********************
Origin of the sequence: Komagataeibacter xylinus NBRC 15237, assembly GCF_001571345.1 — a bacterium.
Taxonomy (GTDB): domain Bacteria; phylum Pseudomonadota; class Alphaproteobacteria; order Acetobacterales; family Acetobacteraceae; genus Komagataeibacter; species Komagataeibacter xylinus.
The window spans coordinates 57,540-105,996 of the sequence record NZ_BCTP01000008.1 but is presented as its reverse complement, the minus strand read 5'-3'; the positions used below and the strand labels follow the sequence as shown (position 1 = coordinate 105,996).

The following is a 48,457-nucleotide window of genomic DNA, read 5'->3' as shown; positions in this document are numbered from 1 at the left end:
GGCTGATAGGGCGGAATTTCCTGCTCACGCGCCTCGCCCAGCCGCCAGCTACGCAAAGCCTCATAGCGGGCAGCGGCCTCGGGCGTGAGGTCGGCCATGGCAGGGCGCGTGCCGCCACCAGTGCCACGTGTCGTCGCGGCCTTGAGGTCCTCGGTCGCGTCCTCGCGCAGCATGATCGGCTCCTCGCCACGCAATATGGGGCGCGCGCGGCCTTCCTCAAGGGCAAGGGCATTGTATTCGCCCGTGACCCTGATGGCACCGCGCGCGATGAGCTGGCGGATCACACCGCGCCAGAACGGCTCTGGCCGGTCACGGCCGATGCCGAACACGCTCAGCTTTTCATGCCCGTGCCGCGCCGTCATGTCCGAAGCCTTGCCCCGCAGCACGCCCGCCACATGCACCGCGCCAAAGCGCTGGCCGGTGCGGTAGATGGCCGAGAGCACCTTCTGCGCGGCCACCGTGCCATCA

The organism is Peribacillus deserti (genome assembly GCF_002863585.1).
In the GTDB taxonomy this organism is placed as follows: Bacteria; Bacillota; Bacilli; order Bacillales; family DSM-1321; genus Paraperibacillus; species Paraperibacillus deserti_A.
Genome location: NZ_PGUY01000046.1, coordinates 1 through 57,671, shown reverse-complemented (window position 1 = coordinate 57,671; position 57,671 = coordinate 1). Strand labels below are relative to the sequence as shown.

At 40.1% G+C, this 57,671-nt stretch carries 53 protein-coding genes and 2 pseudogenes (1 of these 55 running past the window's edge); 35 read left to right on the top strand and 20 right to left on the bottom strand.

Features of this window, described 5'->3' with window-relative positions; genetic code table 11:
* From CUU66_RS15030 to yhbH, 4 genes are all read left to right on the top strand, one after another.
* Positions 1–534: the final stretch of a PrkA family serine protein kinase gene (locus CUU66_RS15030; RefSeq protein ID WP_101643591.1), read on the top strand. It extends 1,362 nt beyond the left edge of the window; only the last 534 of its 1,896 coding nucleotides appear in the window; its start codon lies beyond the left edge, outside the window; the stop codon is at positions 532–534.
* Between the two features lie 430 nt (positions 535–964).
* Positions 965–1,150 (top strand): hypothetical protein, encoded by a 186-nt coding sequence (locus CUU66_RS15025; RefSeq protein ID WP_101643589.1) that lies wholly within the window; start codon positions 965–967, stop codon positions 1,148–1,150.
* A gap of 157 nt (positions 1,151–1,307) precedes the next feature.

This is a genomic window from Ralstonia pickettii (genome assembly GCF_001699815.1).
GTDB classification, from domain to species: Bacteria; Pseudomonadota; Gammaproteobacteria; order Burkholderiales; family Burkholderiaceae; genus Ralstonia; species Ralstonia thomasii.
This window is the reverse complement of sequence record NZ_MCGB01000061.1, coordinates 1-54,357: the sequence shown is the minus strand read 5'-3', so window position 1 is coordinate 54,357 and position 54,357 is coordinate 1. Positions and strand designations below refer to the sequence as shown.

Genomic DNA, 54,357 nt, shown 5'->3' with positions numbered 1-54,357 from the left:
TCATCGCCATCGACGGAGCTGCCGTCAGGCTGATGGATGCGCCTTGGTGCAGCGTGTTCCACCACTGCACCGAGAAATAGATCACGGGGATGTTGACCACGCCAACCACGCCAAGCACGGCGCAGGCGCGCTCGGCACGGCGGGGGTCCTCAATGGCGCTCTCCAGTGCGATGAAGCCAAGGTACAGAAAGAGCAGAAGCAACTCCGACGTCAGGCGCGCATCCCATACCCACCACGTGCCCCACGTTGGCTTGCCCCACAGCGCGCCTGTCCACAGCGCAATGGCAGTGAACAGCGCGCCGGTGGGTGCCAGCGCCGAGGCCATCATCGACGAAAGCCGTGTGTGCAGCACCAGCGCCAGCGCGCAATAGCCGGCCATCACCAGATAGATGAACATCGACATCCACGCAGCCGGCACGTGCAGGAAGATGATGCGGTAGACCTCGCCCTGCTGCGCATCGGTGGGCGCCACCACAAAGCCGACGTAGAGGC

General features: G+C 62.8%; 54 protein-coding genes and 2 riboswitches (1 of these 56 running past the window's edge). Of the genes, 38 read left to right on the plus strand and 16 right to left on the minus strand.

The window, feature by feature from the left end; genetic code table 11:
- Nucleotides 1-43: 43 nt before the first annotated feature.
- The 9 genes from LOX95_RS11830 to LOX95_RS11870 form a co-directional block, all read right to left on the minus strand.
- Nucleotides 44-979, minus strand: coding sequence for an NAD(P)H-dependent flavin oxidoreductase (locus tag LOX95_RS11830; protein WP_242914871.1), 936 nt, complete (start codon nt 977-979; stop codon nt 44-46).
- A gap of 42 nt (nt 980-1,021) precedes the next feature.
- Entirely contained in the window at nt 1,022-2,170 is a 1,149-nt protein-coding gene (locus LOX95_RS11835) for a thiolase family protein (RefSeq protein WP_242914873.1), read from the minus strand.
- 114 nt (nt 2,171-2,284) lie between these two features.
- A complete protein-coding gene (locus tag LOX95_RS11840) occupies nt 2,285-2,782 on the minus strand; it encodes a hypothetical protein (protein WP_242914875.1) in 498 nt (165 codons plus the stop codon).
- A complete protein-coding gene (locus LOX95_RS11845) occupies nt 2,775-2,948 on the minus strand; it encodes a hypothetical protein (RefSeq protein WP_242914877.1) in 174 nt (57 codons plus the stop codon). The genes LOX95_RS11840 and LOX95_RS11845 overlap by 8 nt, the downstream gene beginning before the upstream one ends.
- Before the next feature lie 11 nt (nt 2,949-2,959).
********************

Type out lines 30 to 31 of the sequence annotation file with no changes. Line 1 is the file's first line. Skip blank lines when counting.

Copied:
- A complete protein-coding gene (locus LOX95_RS11845) occupies nt 2,775-2,948 on the minus strand; it encodes a hypothetical protein (RefSeq protein WP_242914877.1) in 174 nt (57 codons plus the stop codon). The genes LOX95_RS11840 and LOX95_RS11845 overlap by 8 nt, the downstream gene beginning before the upstream one ends.
- Before the next feature lie 11 nt (nt 2,949-2,959).